Teenagers from a Nantwich school beat their rivals to win a coveted “Dragon’s Den” style competition.

The Malbank School team of Ella-Jade Harris, Meg Wild and Alex Sutton came out on top in the Busch “Make It Enterprising Challenge”.

They were competing against Nantwich rivals Brine Leas School and 11 other schools from across Cheshire, Shropshire and Staffordshire in running their own food manufacturing plant.

The 13 and 14-year-old boys and girls had to run their factories, design an efficient layout, and “flowing” their products through a range of industry processes, including vacuum packaging and labelling, and shipping out products for delivery.

The free event was a collaboration between The Manufacturing Institute and Busch (UK) Limited, who make vacuum pumps from plants in Telford and Crewe.

It is part of a series of themed challenges delivered by The Manufacturing Institute’s “Make It” campaign which aims to promote manufacturing as an exciting and rewarding career option for young people.

Teams were given a choice of parts and components to enable them to create factories and pool skills to complete on time and on budget.

Pupils took on roles from managing director to operations managers, through to finance, sales and marketing managers.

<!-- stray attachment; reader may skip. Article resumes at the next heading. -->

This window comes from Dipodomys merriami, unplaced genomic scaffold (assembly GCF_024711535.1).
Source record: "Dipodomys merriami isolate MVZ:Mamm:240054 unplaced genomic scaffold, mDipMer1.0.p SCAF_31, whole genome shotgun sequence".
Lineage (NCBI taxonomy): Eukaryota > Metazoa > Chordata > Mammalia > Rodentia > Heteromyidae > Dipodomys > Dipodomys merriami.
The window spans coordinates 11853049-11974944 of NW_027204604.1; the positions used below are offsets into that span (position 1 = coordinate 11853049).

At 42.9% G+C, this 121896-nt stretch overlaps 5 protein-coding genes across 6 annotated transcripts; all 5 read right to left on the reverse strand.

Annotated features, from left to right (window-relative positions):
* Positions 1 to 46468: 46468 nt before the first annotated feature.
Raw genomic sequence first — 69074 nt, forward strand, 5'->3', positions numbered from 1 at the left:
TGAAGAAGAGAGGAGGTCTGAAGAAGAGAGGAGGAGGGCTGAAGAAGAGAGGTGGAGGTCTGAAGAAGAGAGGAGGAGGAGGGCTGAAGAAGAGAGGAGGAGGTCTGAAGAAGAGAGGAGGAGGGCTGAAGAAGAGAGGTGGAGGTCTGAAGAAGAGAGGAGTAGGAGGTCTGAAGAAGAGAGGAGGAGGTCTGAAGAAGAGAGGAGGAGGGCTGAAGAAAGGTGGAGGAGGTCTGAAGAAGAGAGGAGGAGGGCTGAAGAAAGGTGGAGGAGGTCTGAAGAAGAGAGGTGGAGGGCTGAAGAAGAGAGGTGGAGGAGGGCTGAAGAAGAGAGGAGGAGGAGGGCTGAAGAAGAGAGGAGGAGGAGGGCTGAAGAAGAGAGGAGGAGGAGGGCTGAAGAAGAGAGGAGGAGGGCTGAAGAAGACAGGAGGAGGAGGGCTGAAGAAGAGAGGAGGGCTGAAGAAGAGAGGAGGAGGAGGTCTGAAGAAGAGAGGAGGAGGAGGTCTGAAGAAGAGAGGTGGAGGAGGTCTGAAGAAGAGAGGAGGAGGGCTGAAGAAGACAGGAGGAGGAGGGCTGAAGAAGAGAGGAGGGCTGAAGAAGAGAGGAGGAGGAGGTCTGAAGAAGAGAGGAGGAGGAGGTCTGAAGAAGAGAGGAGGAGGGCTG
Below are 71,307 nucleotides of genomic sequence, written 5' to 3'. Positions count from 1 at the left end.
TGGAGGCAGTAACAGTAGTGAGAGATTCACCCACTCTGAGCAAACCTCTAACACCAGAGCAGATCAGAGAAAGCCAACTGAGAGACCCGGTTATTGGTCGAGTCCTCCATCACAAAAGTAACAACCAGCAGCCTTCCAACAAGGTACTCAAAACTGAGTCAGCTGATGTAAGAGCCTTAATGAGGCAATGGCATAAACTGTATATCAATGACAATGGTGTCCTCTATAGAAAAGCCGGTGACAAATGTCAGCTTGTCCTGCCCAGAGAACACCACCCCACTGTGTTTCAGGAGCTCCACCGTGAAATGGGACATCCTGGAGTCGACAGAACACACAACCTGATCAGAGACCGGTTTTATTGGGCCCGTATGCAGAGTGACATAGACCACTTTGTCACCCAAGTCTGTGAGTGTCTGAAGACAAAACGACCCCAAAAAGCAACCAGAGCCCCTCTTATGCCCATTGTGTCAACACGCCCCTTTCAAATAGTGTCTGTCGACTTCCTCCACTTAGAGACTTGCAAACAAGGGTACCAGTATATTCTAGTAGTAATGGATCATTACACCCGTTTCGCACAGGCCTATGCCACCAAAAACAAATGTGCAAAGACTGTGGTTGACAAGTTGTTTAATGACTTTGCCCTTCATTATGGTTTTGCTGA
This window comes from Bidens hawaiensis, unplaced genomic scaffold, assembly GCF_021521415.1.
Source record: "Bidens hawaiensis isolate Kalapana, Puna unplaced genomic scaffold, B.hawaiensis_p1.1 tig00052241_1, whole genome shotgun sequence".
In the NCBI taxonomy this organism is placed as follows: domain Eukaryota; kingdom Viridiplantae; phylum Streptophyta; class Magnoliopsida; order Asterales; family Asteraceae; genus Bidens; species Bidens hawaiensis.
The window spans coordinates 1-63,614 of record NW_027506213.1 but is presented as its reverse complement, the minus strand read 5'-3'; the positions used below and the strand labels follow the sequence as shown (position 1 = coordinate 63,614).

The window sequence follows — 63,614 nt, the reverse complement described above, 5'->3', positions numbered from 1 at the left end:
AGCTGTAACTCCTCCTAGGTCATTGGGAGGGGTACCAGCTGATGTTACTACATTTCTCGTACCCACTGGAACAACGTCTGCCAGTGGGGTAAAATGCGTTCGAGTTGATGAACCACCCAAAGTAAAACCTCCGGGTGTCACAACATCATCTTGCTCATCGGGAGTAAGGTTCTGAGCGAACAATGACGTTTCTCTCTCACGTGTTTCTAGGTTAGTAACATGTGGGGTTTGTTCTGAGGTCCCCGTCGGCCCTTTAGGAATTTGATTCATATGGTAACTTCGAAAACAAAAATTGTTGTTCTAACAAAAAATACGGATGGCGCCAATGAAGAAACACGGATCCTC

They then developed a brand for their company and pitched their ideas in a Dragons’ Den-style presentation to industry experts from Busch (UK) Limited.

Malbank School collected the trophy after impressing the Dragons with their aim to improve the image of ready-meals by ensuring they were produced to high standards, with strict hygiene guidelines and using only the freshest produce.

Stephen Melia, Make It programme coordinator, said: “Manufacturing is important to everyone.

“Whether it’s an iPod, mobile phone or the latest pair of trainers, there are a huge number of job roles involved in making these products, from research and development to design, production and marketing.”

Ian Graves, managing director of Busch (UK) Limited, said: “The current economic climate is proving to be particularly challenging for young people who may be seeking their first job and planning their careers.

“Initiatives such as this, designed to inform and inspire the next generation of engineers, are massively important if we are to start filling the skills gap we currently have in the UK.”

(Pic: Ella-Jade Harris, Meg Wild and Alex Sutton of Malbank School with Busch managers)

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